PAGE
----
• Reflective Piece: Develop Theoretical Framework to Study Immersion Village {30%)
  • Presentation: My Immersion Site through the lens of the Rural {40%}

Reading List:

  • Fine, Gary Alan. 2010. “The Sociology of the Local: Action and its Publics”. Sociological Theory,
  • 28: 4, December, Pp. 355-376
  • Cruickshank A Jorn. 2009. “A play for rurality – Modernization versus local autonomy” Journal of Rural Studies, Volume 25, Issue 1, January 2009, Pages 98-107
  • Karanth, G K. 1996. ‘Caste in Contemporary Rural India’. In Caste: Its Twentieth Century Avatar, ed. M. N. Srinivas. New Delhi: Penguin
  • Phillips, Martin. “Habermas, Rural Studies and Critical Social Theory”. In Writing the Rural: Five Cultural Geographies by Paul Cloke, Marcus Doel, David Matless, Nigel Thrift and Martin Phillips. London: Paul Chapman Publishing Ltd.
  • Silverman, S. 1987. The Concept of Peasant and the concept of Culture. In Social Anthropology of Peasantry, ed. J. Mencher. Pp. 7-31. Bombay: Somaiya Publications.
  • Srivastava, Kumar Vinay. 2008. “Concept of ‘Tribe’ in the Draft National Tribal Policy”.
  • Economic and Political Weekly, Vol XLIII, No. 50.
  • Xaxa, Virginius. 2005. “The Politics of Language, Religion and Identity”. Economic and Political Weekly, Vol. XL, No. 13.
  • Srinivas, M N. 1976. The Remembered Village. Berkeley: The University of California Press
  • Contributions to Indian Sociology, January 1978, 12 (1); this is a special issue on M N Srinivas’ work, The Remembered Village.
  • Beteille, A. 1980. “The Indian Village: Past and Present” in Peasants in History: Essays in Honour of Daniel Thorner edited by E. J. Hobsbaum. Delhi: Oxford University Press.
  • Epstein, T Scarlett, A P Suryanarayana and T Thimmegowda. 1998. Village Voices: Forty Years of Rural Transformation in South India. New Delhi: Sage Publications
  • Diane P. Mines, P Diane and Nicolas Yazgi. 2010. Eds. Village Matters: Relocating Villages in the Contemporary Anthropology of India. London: Oxford University Press.
  • Banerjee, Kumar Asis. 2013. “Sustainable Poverty Reduction: Credit for the Poor”. In Development and Sustainability: India in a Global Perspective. Eds. Sarmila Banerjee and Anjan Chakrabarti. New Delhi: Springer India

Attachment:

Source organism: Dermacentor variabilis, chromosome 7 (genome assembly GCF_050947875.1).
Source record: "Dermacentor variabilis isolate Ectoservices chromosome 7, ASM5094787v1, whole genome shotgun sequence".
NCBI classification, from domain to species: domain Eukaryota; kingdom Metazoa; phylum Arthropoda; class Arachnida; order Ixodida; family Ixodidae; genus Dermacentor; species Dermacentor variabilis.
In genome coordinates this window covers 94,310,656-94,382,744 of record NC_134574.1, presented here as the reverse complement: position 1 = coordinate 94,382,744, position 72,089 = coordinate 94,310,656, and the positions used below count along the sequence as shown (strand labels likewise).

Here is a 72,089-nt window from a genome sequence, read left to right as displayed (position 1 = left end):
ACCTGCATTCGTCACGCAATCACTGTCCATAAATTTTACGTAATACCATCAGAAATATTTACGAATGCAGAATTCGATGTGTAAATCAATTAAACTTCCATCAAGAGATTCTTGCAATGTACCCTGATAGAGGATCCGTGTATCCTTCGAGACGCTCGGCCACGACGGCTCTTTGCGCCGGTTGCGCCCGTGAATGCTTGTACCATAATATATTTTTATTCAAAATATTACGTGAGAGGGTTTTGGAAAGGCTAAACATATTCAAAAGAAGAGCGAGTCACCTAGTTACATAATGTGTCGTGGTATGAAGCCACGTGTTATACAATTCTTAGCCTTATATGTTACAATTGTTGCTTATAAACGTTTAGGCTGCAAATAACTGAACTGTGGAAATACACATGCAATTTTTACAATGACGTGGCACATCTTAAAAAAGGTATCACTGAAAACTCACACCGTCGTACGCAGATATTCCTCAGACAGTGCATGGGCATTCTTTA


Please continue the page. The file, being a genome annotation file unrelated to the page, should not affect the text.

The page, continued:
• Mishra, Srijit. 2006. “Farmer Suicides in Maharashtra”. EPW, 41 (), April, PP. 1538-
  • Mohanty, B B. 2005. ‘“We are Like the Living Dead”: Farmer Suicides in Maharashtra, Western India’. Journal of Peasant Studies, 32 (2): 243-76, April.
  • Rosenfeld, Jake. 2010. “‘The Meaning of Poverty’ and Contemporary Quantitative Poverty Research”. The British Journal of Sociology. Pp. 103-110
  • Shucksmith, MarK. 2012. “Class, Power and Inequality in Rural Areas: Beyond Social Exclusion”. Sociologia Ruralis. Vol. 52, No. 4, October Pp. 377-397.
  • Byres, T. J. 1972. “The Dialectics of India’s Green Revolution”. South Asian Review. 5(2): 99-106
  • Sarkhel, Prasenjit. 2013. “Employment Guarantee and Natural Vulnerability: A Study of MGNREGA in Indian Sundarbans” In Development and Sustainability: India in a Global Perspective. Eds. Sarmila Banerjee and Anjan Chakrabarti. New Delhi: Springer India
  • Zhang, Shulan. 2010. “Conceptualizing the Environmentalism in India: Between Social Justice and Deep Ecology”. In Eco-socialism as Politics: Rebuilding the Basis of Our Modern Civilisation. Ed. Q Huan.


  • Desai, A R. 1969. Rural Sociolgy in India. Bombay: Popular Prakashan. Jodhka, S. Surinder. (ed.). 2012. Village Society NewDelhi:OrientBlackswan Scott, John. 2006. Sociology: The Key Concepts.Oxon:Routledge.
  • Alexander, K C. Ed. 2000. Rural Development Studies in the Eighties. New Delhi: ICSSR and Manak Publication Pvt. Ltd.
  • Beteille, A. 1996. Caste, Class and Power: Changing Patterns of Stratification in Tanjore Village.Delhi: Oxford University Press
  • Breman, J. Ed. 1997. The Villages in Asia Revisited. Delhi: Oxford University Press
  • Galesky, Boguslaw. 1972. Basic Concepts of Rural Sociology. Manchester: Manchester University Press.
  • Jodhka, S S. 1998. ‘From “Book-View” to “Field-View”: Social Anthropological Constructions of the Indian Village’. Oxford Development Studies 26 (3): 311-32
  • Lynch, Kenneth. 2005. Rural-Urban Interaction in the Developing World. London: Routledge